The night of the concert, I was quivering with excitement. I bought the $50 tee shirt. Once the music began, I was out of my seat the whole time, dancing and singing. Since I own some concert videos, I even knew some of the dance moves the band was doing. I probably -- no, I surely made a bit of a fool of myself, but I really don't care because THIS WAS MY FIRST PETER GABRIEL CONCERT.

When the concert ended ("In Your Eyes" is the final song, of course), I was floating. Did not want to leave. So happy.

These guys in the row behind me were also getting ready to leave and they were kind of laughing and nudging each other and I almost wanted to apologize to them because I knew I was standing and dancing and screaming the whole time... but then one of the guys said to me, "Hey, I just gotta say, you are one kick ass Peter Gabriel fan."

Yup. That's going on my memorial:
Wife. Mother. Author. Teacher. Kick Ass Peter Gabriel Fan.

Here's "In Your Eyes" in concert. Get up and kick some ass...

Sunday, July 8, 2018

Compliment Goggles--By: Kimberly Sabatini

Listening to a compliment can be similar to looking at an eclipse. 
I don't dare stare at it. 
But silly me, believing I have to wear protection.
Compliment goggles? 
And even though kind words can't possibly burn my retinas--they still somehow have the ability to blind me. 
To the truth? Or to the truth as I suspect it.
Or expect it.
Unsure of what to do in the moment, I look to the wayside.
I blink.
But even so, you should know...
 I wanted to hear that compliment again and again.
And again. 
So, don't think your kindness hasn't found it's mark.
It's after the compliment's been given that I'm able to savor it and watch it in my mind's eye, where it's once again illuminated, like the moon having bypassed the sun.

Saturday, July 7, 2018

Am I? Musings on Compliments and #humblebrags and Other Such Stuff (Joy Preble)

Like a lot of us this month, I'm finding myself a bit flummoxed talking about the best compliment I ever received. It's easy to say nice things about other people. It's harder to believe nice things that someone else says about me. "Whatever," I usually say, sounding like a petulant twelve  year old. When what I should almost always say is, "Oh. Thank you. That's very kind of you."  (honestly, sometimes people just say things, right? "You're a great cook" they'll say and we all know that is patently untrue unless they've lived under a rock and never tasted food.)

"You're brave," a friend told me once, and I knew she meant it because she elaborated. While I appreciated this one, I wasn't quite sure what to do with it. The things she felt were brave-- like doing book travel to cities I've never been to and managing to find my way around-- were brave to her (she does not like to travel alone) but to me seemed just part of book promotion.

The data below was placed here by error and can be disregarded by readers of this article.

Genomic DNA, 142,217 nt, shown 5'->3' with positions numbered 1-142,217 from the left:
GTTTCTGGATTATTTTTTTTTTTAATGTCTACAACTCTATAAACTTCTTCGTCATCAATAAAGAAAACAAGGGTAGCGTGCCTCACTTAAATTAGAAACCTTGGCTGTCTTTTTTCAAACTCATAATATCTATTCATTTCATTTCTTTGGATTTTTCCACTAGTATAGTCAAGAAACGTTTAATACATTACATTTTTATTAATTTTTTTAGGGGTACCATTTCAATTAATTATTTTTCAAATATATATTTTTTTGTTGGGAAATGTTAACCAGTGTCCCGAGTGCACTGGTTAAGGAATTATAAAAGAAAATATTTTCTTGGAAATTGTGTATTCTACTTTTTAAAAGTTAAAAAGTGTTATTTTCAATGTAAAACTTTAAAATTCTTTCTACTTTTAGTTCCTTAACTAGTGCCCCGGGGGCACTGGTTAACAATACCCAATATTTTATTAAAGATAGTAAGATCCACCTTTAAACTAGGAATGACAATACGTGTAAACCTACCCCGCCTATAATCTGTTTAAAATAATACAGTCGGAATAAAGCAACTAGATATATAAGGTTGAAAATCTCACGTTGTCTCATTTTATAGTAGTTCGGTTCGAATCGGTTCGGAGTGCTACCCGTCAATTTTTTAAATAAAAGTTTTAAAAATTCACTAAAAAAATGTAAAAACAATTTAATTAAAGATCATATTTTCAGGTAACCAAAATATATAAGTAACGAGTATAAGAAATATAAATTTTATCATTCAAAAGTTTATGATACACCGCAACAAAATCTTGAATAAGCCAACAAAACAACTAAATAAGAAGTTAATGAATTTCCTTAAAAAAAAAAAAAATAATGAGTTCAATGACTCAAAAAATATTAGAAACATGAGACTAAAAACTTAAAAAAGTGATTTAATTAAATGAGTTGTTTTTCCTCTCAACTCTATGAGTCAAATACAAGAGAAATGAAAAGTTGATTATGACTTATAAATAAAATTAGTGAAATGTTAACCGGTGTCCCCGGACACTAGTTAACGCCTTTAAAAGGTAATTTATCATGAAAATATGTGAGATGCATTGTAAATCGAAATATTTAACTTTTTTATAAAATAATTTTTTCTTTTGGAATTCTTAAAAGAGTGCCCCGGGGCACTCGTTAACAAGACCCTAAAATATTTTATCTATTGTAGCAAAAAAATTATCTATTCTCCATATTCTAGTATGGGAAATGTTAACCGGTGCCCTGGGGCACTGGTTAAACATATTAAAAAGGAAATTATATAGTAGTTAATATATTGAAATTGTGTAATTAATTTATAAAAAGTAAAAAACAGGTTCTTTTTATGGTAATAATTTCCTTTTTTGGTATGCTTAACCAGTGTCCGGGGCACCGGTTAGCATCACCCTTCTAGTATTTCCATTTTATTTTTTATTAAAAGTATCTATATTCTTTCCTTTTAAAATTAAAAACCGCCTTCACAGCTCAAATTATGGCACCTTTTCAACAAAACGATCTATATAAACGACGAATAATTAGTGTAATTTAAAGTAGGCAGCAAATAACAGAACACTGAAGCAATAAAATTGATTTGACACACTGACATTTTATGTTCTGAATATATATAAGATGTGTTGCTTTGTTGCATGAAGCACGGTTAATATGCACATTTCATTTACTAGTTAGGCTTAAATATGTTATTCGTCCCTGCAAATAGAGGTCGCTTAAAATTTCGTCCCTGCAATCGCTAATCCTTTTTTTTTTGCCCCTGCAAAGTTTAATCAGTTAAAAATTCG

Compliments on my writing are tough for me, too. I can always think of a dozens of other authors who are brilliant in ways I have yet to achieve. Like I said, I KNOW I should just say thank you. But it's hard.

My mom was superstitious like that. She was definitely of the 'knock on wood,' 'pooh pooh' school of thought. Brag too much or agree with people's praise too loudly, and the universe will snatch it back was her general philosophy and that of her siblings and my grandmother as well. Don't show off was the message I got loud and clear. Just do what needs to get done. I think of all that every time I post a selfie, even a no-make up unfiltered one. "Really?" my mother's voice says in my head. "Who needs this nonsense?"

And speaking of self-compliments, the whole #humblebrag thing is like the worst, right? Please feel free to let me know if I ever post one something like "Oh I feel like such a loser. I've only published 5 books and I'm so behind on the three contracted projects and I'm not even packed yet for my European book tour and I still have to go to the publisher's special dinner party at BEA." Because seriously. SERIOUSLY.

So what are my favorite compliments?

"You're great at hand selling books to customers," my bookstore manager told me recently. Now that  I accepted graciously with a thank you. It's nice to have my efforts noticed. And it's quantitatively measurable, so I know it's not just blowing smoke.

Specific compliments about my own books are nice, too. If I can tell you read, and you're telling me about how I developed a specific character or whatever, I'll take that and smile.

Maybe specificity is the key. Yeah, I think it is. Not just you're a good cook, but "That chicken pot pie you made the other night was seriously tasty. What did you put in it? Really? And it wasn't organic free range artisanal, locally sourced chicken? Amazing."

(Okay, maybe I won't believe you if you go that far.  I have, after all, been known to throw around a few shallow compliments myself on occasion. Zipping my lips on what they are. I may try to use them on you at some point.)

Feel free to tell me you loved this blog post. But be specific.

Friday, July 6, 2018

What Big Eyes You Have! (Mary Strand)

As I sit down to write this, I’m utterly stumped by this month’s theme: the best compliment I’ve ever received.

I have no idea.

I think of compliments as fleeting at best and sometimes awkward, uncomfortable, or embarrassing.  Did they really mean it?  Am I supposed to compliment them now, too?  And what if I disagree with the compliment?

Worse: is the compliment from a guy who’s actually being sexist and/or misogynistic, and should I take this as a good moment to leave him splattered on the sidewalk?